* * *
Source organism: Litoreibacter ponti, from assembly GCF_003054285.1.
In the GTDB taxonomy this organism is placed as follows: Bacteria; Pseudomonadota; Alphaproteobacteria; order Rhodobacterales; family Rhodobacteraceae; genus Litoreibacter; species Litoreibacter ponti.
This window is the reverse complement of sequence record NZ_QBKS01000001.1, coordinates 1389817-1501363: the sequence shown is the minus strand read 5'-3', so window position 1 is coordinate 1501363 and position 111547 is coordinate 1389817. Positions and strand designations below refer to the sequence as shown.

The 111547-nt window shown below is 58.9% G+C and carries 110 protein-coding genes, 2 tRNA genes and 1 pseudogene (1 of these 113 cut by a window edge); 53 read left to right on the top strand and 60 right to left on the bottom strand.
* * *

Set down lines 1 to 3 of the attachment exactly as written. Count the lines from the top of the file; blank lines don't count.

Source organism: Litoreibacter ponti, from assembly GCF_003054285.1.
In the GTDB taxonomy this organism is placed as follows: Bacteria; Pseudomonadota; Alphaproteobacteria; order Rhodobacterales; family Rhodobacteraceae; genus Litoreibacter; species Litoreibacter ponti.
This window is the reverse complement of sequence record NZ_QBKS01000001.1, coordinates 1389817-1501363: the sequence shown is the minus strand read 5'-3', so window position 1 is coordinate 1501363 and position 111547 is coordinate 1389817. Positions and strand designations below refer to the sequence as shown.